The Tompkins County Legislature defended the compromises made in its its 2012 County Budget, which includes an increased tax levy and service cuts, at a meeting held for public comment on Wednesday.
Legislator Jim Dennis (D – 15th District), chair of the Budget and Capital Committee, said the two primary goals of the budget were to maintain the level of services in Tompkins County required by New York State and to keep the tax levy — which will rise by 3.99 percent — at a rate that would not force people from their homes.
Due to the tax levy increase, the average single family home will pay an additional $31.85 in taxes, Dennis said.
Tompkins County will also employ 25 fewer people in 2012 than in 2011. The legislature decided to privatize the Community Home Health Agency, which will remove 20 employees from county payrolls. Additionally, two retirees will not be replaced and three county employees will be laid off, according to Dennis.
Neil Oolie, who works for Loaves and Fishes, a pantry for the city’s homeless, expressed concern over cuts to services at a time when, he said, an increasing number of people are struggling to find food.
“We normally feed upwards of 120 people per day. In the last year or two, however, we have occasionally seen upwards of 200 people per day, with more coming back for seconds,” Oolie said. “We live in a time when budgets are declining while the number of people requiring services is increasing.”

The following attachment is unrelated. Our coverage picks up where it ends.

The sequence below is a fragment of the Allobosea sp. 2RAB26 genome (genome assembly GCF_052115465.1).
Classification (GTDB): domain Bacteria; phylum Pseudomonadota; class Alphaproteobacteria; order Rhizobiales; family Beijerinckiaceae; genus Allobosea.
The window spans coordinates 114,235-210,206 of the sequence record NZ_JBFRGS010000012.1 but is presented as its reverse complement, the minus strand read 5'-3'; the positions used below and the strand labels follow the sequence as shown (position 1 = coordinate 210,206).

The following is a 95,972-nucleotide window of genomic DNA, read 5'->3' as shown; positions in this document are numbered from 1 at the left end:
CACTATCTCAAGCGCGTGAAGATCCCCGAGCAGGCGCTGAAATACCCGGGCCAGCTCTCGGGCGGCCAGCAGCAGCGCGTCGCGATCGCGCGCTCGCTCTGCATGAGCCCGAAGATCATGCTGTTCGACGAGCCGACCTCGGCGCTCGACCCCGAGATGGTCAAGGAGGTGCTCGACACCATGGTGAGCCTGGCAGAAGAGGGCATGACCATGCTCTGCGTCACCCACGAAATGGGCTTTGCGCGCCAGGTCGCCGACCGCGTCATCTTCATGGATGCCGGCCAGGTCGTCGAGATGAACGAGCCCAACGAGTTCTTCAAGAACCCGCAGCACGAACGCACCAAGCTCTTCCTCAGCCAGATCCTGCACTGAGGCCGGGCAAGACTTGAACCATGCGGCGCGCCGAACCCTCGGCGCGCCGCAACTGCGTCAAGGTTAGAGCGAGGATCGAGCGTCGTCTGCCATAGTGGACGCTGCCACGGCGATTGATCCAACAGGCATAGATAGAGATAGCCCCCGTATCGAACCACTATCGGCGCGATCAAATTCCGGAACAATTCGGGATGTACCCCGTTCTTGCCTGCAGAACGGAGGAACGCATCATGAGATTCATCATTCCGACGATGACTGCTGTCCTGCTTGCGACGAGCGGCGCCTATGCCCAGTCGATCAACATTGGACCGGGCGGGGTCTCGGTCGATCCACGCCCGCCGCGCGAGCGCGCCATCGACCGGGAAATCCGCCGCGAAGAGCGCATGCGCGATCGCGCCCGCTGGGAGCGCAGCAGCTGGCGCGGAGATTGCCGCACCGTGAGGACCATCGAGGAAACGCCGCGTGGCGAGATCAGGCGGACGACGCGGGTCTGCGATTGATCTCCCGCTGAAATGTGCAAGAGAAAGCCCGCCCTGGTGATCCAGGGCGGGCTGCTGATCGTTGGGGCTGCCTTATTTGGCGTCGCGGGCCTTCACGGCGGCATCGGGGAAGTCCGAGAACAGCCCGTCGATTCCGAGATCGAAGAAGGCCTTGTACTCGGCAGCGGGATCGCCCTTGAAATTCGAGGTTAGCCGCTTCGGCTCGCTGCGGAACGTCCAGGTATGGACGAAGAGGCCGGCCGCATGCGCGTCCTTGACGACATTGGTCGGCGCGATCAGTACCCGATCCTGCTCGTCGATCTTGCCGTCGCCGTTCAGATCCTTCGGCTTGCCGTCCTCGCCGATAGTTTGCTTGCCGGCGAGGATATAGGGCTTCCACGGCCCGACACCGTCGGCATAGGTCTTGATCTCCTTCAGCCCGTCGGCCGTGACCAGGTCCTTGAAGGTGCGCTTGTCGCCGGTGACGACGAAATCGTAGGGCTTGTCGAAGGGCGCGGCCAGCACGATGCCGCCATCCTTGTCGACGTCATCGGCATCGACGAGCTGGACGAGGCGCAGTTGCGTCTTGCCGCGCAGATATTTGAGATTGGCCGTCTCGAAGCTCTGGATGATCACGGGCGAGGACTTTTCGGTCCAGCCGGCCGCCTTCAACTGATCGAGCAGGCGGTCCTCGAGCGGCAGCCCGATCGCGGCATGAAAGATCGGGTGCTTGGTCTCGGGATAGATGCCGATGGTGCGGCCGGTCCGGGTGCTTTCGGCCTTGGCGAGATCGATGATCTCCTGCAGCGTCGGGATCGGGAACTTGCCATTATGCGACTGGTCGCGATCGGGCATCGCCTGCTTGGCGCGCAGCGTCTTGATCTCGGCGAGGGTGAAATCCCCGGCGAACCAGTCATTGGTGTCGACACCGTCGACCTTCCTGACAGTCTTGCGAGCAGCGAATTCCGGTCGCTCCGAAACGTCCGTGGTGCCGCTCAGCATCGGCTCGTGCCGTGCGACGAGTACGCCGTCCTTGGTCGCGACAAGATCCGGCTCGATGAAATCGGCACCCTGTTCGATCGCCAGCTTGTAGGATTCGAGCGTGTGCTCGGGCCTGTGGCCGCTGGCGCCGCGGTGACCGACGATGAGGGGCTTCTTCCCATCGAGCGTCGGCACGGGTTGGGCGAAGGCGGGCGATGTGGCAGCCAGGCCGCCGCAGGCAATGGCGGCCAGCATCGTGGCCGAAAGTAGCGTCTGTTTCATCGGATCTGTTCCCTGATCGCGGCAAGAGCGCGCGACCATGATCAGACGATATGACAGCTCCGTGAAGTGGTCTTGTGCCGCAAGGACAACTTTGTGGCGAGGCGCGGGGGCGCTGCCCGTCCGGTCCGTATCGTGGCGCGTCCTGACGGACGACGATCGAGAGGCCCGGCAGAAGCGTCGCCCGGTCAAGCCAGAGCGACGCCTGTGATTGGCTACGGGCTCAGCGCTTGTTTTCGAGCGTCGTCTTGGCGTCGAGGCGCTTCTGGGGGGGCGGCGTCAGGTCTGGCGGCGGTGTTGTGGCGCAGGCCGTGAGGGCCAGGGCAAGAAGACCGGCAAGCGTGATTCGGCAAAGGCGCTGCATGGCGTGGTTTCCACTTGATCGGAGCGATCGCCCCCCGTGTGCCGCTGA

Legislator Dooley Kiefer ’57 (D – 10th District) echoed Oolie’s concerns.
“We have gotten to a point where we cannot do more with less. We can only do less with less,” Kiefer said.
Oolie and Kiefer said their statements reflected what they called an increase in demand for Tompkins County social services. In the past four years, for instance, the number of families receiving Safety Net Assistance has risen 133.3 percent in the area, according to caseload statistics from the Tompkins County Department of Social Services.
Members of the legislature said they initially struggled to find funding in lieu of the tax cap enacted by New York State in June. Legislators also drew attention to declining state appropriations — funding from New York State has declined 13 percent since 2009 — according to Kevin Sutherland, executive assistant for the county.
While Tompkins County voted to exempt itself from the tax cap, which required a two-thirds vote, several legislators cast blame on the decisions made by New York State and Governor Andrew Cuomo (D).
“We implement state programs; they’re mandated by New York State,” Dennis said. “Our costs went up 11 percent in pension costs alone. Most county budget issues are the result of budget issues in Albany itself.”
Kiefer discussed the budget stress caused by unfunded mandates.
“The tax cap might be tolerable if it came with mandate relief, which was promised but didn’t happen. It’s hard to believe that our Democratic Governor is really a Democrat,” Kiefer said.
Kiefer said that it should be the responsibility of those who create mandates to fund them.
“The solution for county issues is for New York State to stop starving us of funds while demanding we pay their bills,” Kiefer said. “The state needs to bring back its progressive income tax and state aid to counties and municipalities.”
Legislator David McKenna (R – 8th District) agreed with the need for state relief but said the county’s budget could have been smaller.
“While I’d like to see the budget lower, I feel the process has been very equitable so far,” McKenna said. “We attempted to minimize the effects of the cuts as much as possible. Overall, it was a bipartisan effort.”
The budget itself is still open for amendment. The final budget vote is scheduled for Tuesday.
Original Author: Matthew Rosenspire